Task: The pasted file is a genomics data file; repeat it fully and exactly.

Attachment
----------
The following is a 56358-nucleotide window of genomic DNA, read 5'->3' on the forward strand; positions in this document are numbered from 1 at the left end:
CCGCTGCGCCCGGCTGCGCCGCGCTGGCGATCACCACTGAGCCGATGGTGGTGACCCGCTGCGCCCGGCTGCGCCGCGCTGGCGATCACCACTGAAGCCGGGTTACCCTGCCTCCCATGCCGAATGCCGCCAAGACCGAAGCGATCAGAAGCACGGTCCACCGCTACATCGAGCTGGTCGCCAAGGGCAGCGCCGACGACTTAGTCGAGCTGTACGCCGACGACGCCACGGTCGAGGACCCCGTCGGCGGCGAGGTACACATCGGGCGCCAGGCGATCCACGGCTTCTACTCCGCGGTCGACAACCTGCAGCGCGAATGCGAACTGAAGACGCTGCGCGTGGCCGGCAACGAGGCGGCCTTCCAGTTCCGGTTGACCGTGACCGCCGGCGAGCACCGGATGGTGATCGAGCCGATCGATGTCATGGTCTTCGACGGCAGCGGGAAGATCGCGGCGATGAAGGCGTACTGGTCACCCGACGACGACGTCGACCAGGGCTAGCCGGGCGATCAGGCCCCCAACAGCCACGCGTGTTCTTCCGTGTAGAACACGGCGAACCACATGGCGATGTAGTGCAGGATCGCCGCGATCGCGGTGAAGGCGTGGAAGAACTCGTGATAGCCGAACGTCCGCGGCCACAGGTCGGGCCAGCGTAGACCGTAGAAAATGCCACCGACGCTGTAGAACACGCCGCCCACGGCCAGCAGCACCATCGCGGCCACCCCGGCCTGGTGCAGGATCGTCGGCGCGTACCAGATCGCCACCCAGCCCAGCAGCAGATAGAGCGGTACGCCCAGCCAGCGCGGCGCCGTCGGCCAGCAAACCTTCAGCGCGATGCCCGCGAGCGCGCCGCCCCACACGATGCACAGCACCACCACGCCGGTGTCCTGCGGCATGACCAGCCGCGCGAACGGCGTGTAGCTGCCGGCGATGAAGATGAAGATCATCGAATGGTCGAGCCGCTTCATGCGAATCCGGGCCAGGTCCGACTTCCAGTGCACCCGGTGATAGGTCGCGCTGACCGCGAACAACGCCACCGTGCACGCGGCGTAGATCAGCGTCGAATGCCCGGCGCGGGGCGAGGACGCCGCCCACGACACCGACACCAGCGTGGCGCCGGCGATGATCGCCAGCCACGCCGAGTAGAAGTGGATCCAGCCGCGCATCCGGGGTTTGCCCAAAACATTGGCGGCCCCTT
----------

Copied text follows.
The following is a 56358-nucleotide window of genomic DNA, read 5'->3' on the forward strand; positions in this document are numbered from 1 at the left end:
CCGCTGCGCCCGGCTGCGCCGCGCTGGCGATCACCACTGAGCCGATGGTGGTGACCCGCTGCGCCCGGCTGCGCCGCGCTGGCGATCACCACTGAAGCCGGGTTACCCTGCCTCCCATGCCGAATGCCGCCAAGACCGAAGCGATCAGAAGCACGGTCCACCGCTACATCGAGCTGGTCGCCAAGGGCAGCGCCGACGACTTAGTCGAGCTGTACGCCGACGACGCCACGGTCGAGGACCCCGTCGGCGGCGAGGTACACATCGGGCGCCAGGCGATCCACGGCTTCTACTCCGCGGTCGACAACCTGCAGCGCGAATGCGAACTGAAGACGCTGCGCGTGGCCGGCAACGAGGCGGCCTTCCAGTTCCGGTTGACCGTGACCGCCGGCGAGCACCGGATGGTGATCGAGCCGATCGATGTCATGGTCTTCGACGGCAGCGGGAAGATCGCGGCGATGAAGGCGTACTGGTCACCCGACGACGACGTCGACCAGGGCTAGCCGGGCGATCAGGCCCCCAACAGCCACGCGTGTTCTTCCGTGTAGAACACGGCGAACCACATGGCGATGTAGTGCAGGATCGCCGCGATCGCGGTGAAGGCGTGGAAGAACTCGTGATAGCCGAACGTCCGCGGCCACAGGTCGGGCCAGCGTAGACCGTAGAAAATGCCACCGACGCTGTAGAACACGCCGCCCACGGCCAGCAGCACCATCGCGGCCACCCCGGCCTGGTGCAGGATCGTCGGCGCGTACCAGATCGCCACCCAGCCCAGCAGCAGATAGAGCGGTACGCCCAGCCAGCGCGGCGCCGTCGGCCAGCAAACCTTCAGCGCGATGCCCGCGAGCGCGCCGCCCCACACGATGCACAGCACCACCACGCCGGTGTCCTGCGGCATGACCAGCCGCGCGAACGGCGTGTAGCTGCCGGCGATGAAGATGAAGATCATCGAATGGTCGAGCCGCTTCATGCGAATCCGGGCCAGGTCCGACTTCCAGTGCACCCGGTGATAGGTCGCGCTGACCGCGAACAACGCCACCGTGCACGCGGCGTAGATCAGCGTCGAATGCCCGGCGCGGGGCGAGGACGCCGCCCACGACACCGACACCAGCGTGGCGCCGGCGATGATCGCCAGCCACGCCGAGTAGAAGTGGATCCAGCCGCGCATCCGGGGTTTGCCCAAAACATTGGCGGCCCCTT